'Bannon has to go or I’m gone:’ MSNBC's Mika begs ‘great leaders' to protect 'this country from this president'
Mika Brzezinski (MSNBC)

MSNBC's Mika Brzezinski is worried President Donald Trump will lead the United States down a very dark path unless someone in his administration is willing to speak up.

She led a panel Tuesday on "Morning Joe" on the president's latest version of his controversial travel ban, which was announced the day before by Secretary of State Rex Tillerson, Attorney General Jeff Sessions and Homeland Security Secretary John Kelly.

"Two of the three are clean and have great reputations and are great leaders and great men," Brzezinski said, apparently leaving off the attorney general, who recused himself last week from the Russia investigation after reports showed he'd met secretly with that nation's ambassador during the election campaign.

Brzezinski remains alarmed by Trump's weekend tweets accusing his predecessor, Barack Obama, of ordering an illegal wiretap ahead of the election -- although the president has offered no proof -- and then asking Congress to investigate those baseless claims.

"I just don't know why there's nobody at the White House who doesn't walk down the hall and say, 'Mr. President, you can't do this, this has to stop,'" she said. "Whoever this person is (should say), 'Steve Bannon has to go or I'm gone.' When does that happen? When does somebody do the right thing and protect their own reputation and this country from this president?"

MSNBC political analyst Mike Barnicle pointed out that Trump has always tried to manipulate facts to create his own reality to promote himself as a celebrity and to demonstrate the success of Trump Organization.

"So in this situation, given what has happened just over the past three days, who in his party comes to his defense?" Barnicle wondered. "How do they defend him when he is really creating his own separate universe that maybe they don't even understand?"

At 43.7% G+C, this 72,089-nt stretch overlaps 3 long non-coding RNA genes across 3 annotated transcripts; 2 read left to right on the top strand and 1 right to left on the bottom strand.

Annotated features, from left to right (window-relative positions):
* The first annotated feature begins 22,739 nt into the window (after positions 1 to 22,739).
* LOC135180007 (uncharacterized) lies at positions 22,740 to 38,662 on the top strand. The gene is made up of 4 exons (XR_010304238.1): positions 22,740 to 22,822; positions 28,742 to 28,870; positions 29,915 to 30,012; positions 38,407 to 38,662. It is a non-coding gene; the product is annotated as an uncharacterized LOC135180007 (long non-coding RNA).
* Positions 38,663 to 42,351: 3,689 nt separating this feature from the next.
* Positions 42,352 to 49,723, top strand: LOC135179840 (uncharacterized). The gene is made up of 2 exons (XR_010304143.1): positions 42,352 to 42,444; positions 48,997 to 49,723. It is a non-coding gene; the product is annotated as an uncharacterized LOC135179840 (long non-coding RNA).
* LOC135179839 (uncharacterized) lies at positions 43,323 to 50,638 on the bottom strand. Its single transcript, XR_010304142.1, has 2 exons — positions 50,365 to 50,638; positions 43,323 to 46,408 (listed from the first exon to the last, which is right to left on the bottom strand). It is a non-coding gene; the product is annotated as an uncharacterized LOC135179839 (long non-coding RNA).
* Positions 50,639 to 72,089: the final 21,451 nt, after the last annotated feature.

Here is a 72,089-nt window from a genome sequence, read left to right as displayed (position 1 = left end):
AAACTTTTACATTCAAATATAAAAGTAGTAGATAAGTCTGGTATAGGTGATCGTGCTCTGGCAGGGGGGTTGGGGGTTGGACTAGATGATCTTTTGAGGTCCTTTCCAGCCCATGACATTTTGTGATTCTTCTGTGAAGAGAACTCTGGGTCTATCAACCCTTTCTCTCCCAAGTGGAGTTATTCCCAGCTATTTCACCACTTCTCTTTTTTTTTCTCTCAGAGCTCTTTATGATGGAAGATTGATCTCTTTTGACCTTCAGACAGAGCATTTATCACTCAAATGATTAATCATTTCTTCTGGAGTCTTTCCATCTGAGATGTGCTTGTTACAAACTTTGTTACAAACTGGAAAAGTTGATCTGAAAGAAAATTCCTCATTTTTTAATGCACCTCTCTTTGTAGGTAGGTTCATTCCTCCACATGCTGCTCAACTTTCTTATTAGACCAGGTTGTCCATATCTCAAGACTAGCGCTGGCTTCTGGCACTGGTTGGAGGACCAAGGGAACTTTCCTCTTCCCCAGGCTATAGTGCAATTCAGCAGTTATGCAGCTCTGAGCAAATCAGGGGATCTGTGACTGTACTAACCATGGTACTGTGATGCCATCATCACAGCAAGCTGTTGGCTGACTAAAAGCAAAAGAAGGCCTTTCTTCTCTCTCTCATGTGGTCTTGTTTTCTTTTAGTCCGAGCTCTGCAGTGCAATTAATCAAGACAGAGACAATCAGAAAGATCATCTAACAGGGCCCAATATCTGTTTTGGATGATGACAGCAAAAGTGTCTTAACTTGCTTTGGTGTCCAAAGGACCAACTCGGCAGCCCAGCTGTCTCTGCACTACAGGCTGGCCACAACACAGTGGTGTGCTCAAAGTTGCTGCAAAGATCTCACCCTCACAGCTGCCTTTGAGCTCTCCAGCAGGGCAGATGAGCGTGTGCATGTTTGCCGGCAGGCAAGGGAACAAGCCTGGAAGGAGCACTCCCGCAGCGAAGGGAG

Jeremy Peters, the New York Times reporter, said Trump and his administration had conjured a universe of alternate facts, as White House adviser Kellyanne Conway infamously described their mistruths.

"This is one of the more troubling developments for the truth in American political discourse right now, is that even when the facts are not on Donald Trump's side, there are people around him -- in talk radio, in conservative media, on Capitol Hill, in his own West Wing offices -- who will create their own set of facts to back up whatever outrageous claim he has made," Peters said.

Brzezinski said Trump has already badly damaged the reputation of both the U.S. and the office he holds, and she's spoken with individuals in the diplomatic community who worry the president is gathering power in dangerous ways.

"They say we're worried because this is how it starts, and it's a very strong statement," Brzezinski said. "But how when you have the president tweeting what he tweeted on Saturday morning, how do you not look at everything as perhaps marching toward an area where we don't want to go? How do you not look at this travel ban as a part of venturing into territory that could be bleak and dangerous for our country?"